Keep BoCo Rural proposes land use code amendment

Group aims to ‘slow flurry of zone changes’ in Bonner County

By Reader Staff

Keep Bonner County Rural, a newly formed group of citizens dedicated to following land use issues in the county, has filed an application to amend the county’s land use code “in an effort to help protect the rural character of the county,” according to a Nov. 24 media release.

According to KBCR, the proposed amendment would “create stricter standards for justifying changes to current zoning” and “slow the flurry of zone changes that have been approved in recent months, which has led to increased density and development in the county’s rural areas.”

“We want to make it harder for developers to destroy our rural way of life,” said Dave Bowman, chairman of Keep Bonner County Rural and a Selle Valley property owner. “We are not calling for a moratorium or shutting the door on growth, but we do want to close the floodgates.”

An aerial shot of the Selle Valley. Photo by Max Zuberbuhler.

KBCR formed in response to what the group calls “a huge uptick in zone change applications — and the near universal approval by Bonner County commissioners — that many residents fear will undermine their rural quality of life.” The proposed amendment aims to preserve the current zoning designations, which have been in place about 15 years or longer.

“When someone applies for a zone change, it nearly always increases density,” KBCR stated in its media release. “Zone changes do not require a land use study to examine the impacts on natural resources, traffic, schools or neighboring landowners, even though zone changes often lead to developers subdividing and selling off parcels. 

“In several cases, the county not only changed zoning but also amended the county’s Comprehensive Land Use plan, changing the land use designation, to accommodate developers’ desires,” the release continues.

According to the group’s research, Bonner County commissioners have approved zone changes on more than 2,800 acres in the county in the past two years, the majority of which increased density in rural areas, according to public records collected by KBCR and fellow citizen group Project 7B. 

“Meanwhile, in just the past year nearly 190 Minor Land Divisions have been applied for, and nearly all have been approved, resulting in the creation of 380 to 760 new buildable lots without any advance public notice or input,” KBCR states.

According to Bowman, “the combination of rubber-stamping spot zoning and the administrative approval of subdivisions is creating an unsustainable pace of development in our county. The level of public services and the quality of our natural resources are going to suffer as a result.”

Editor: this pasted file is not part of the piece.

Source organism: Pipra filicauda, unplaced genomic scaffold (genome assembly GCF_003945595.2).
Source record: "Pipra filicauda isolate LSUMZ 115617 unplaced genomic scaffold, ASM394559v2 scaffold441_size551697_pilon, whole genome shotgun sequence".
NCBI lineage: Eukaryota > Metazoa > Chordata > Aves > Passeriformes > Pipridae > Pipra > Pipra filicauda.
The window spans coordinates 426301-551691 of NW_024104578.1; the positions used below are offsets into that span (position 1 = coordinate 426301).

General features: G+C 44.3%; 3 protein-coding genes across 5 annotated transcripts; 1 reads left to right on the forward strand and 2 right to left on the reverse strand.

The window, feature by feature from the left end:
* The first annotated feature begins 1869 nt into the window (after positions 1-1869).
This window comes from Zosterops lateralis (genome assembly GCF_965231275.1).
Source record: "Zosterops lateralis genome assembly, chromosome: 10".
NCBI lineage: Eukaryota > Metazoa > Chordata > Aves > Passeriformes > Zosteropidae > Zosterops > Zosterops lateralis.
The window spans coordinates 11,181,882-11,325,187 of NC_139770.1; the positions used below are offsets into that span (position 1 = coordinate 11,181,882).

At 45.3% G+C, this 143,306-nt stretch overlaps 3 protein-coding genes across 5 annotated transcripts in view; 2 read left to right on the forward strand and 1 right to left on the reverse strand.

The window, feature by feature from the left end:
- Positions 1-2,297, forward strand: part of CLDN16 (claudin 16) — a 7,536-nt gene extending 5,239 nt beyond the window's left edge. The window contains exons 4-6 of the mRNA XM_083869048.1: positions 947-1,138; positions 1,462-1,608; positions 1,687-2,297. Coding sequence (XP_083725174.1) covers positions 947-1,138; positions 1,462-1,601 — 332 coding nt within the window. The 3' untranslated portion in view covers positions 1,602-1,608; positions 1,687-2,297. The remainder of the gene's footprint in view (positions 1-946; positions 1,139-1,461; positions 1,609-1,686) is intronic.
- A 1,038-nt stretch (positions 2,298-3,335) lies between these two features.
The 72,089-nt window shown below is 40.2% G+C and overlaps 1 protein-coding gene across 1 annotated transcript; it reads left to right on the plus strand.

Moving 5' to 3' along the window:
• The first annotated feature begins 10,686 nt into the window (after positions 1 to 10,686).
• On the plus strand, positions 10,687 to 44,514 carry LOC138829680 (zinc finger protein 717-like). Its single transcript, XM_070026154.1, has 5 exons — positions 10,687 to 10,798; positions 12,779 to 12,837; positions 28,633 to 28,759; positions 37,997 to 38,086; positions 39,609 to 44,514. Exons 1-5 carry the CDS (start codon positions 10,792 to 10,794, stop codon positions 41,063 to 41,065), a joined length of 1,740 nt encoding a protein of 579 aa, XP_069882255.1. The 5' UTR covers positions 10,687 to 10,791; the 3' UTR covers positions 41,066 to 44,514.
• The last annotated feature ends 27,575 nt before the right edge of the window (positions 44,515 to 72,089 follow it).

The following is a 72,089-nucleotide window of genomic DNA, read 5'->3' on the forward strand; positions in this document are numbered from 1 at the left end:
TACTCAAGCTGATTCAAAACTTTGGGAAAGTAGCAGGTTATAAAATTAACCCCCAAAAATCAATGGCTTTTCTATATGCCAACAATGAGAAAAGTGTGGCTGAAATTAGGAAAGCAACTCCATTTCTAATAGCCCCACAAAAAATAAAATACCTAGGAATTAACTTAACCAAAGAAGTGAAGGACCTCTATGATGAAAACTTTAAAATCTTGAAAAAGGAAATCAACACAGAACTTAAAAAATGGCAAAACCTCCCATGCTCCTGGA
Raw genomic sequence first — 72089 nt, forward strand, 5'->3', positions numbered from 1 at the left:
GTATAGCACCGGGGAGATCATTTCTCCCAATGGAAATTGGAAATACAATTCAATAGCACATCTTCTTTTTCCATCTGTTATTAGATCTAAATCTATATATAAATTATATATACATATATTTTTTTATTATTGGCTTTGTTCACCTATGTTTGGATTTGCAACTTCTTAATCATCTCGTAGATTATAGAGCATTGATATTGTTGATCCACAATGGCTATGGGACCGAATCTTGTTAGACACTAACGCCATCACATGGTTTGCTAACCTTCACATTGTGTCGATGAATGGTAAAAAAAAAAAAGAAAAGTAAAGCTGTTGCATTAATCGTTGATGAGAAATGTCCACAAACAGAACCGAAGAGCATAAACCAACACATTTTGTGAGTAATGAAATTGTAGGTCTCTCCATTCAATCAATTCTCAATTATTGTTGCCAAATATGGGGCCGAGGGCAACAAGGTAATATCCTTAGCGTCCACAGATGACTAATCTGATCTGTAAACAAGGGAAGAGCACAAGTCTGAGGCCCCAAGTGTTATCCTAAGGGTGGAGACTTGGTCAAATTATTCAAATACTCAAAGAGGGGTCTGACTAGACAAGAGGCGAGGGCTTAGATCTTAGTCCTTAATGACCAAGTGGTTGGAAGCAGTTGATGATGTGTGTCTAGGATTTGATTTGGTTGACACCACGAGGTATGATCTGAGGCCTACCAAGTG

Zone change requests first go through the Planning and Zoning Commission, which makes a recommendation to the County Commissioners. Members of KBCR applauded the planning and zoning commission for recommending denial of a recent request in the Selle Valley to double the density of 714 acres next to Northside Elementary School.

“We are grateful that the [P&Z Commission] listened with open minds to the dozens of people who shared their very real concerns about adding 70 or more homes in that area,” said longtime Selle Valley resident and KBCR member Betty Anderson, “but we don’t really trust that the county commissioners will follow their recommendation — or the goals and objectives of our county’s land use plan. That’s why this code amendment is needed.” 

Bowman said that the county has ample property zoned for 5-acres or less, and so it is not necessary to divide up larger properties to accommodate growth. 

“We don’t have a problem with property owners subdividing and selling their properties, as long as it meets current zoning density,” Bowman said. “That allows them to exercise their private property rights, while also protecting the property rights of people who have lived here for decades, or who moved here and have invested in this rural way of life.”

As of Nov. 24, KBCR shared that the county has yet to set a hearing date for the proposed code amendment.

In addition, members of KBCR are collecting signatures on a petition to support their efforts to protect the county’s rural quality of life. The petition is online at

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